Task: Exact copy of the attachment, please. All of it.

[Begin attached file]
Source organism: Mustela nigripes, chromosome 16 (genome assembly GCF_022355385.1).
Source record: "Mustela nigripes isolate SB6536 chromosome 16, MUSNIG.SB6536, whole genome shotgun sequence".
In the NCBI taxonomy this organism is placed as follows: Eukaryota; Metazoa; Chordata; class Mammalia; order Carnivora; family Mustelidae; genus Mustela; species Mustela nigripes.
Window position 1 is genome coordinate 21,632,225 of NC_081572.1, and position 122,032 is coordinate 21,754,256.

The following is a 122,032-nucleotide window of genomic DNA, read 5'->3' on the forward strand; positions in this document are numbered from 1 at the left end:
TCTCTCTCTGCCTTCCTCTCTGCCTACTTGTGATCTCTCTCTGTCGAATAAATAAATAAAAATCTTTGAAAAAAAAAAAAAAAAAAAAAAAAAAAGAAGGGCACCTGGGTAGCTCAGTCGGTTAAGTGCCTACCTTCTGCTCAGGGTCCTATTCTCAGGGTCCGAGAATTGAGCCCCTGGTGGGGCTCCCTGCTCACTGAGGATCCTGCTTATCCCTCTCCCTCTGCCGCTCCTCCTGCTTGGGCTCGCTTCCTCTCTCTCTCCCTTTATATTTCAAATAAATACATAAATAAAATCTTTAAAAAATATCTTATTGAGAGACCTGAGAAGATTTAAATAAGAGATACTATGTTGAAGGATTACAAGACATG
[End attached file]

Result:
Source organism: Mustela nigripes, chromosome 16 (genome assembly GCF_022355385.1).
Source record: "Mustela nigripes isolate SB6536 chromosome 16, MUSNIG.SB6536, whole genome shotgun sequence".
In the NCBI taxonomy this organism is placed as follows: Eukaryota; Metazoa; Chordata; class Mammalia; order Carnivora; family Mustelidae; genus Mustela; species Mustela nigripes.
Window position 1 is genome coordinate 21,632,225 of NC_081572.1, and position 122,032 is coordinate 21,754,256.

The following is a 122,032-nucleotide window of genomic DNA, read 5'->3' on the forward strand; positions in this document are numbered from 1 at the left end:
TCTCTCTCTGCCTTCCTCTCTGCCTACTTGTGATCTCTCTCTGTCGAATAAATAAATAAAAATCTTTGAAAAAAAAAAAAAAAAAAAAAAAAAAAGAAGGGCACCTGGGTAGCTCAGTCGGTTAAGTGCCTACCTTCTGCTCAGGGTCCTATTCTCAGGGTCCGAGAATTGAGCCCCTGGTGGGGCTCCCTGCTCACTGAGGATCCTGCTTATCCCTCTCCCTCTGCCGCTCCTCCTGCTTGGGCTCGCTTCCTCTCTCTCTCCCTTTATATTTCAAATAAATACATAAATAAAATCTTTAAAAAATATCTTATTGAGAGACCTGAGAAGATTTAAATAAGAGATACTATGTTGAAGGATTACAAGACATG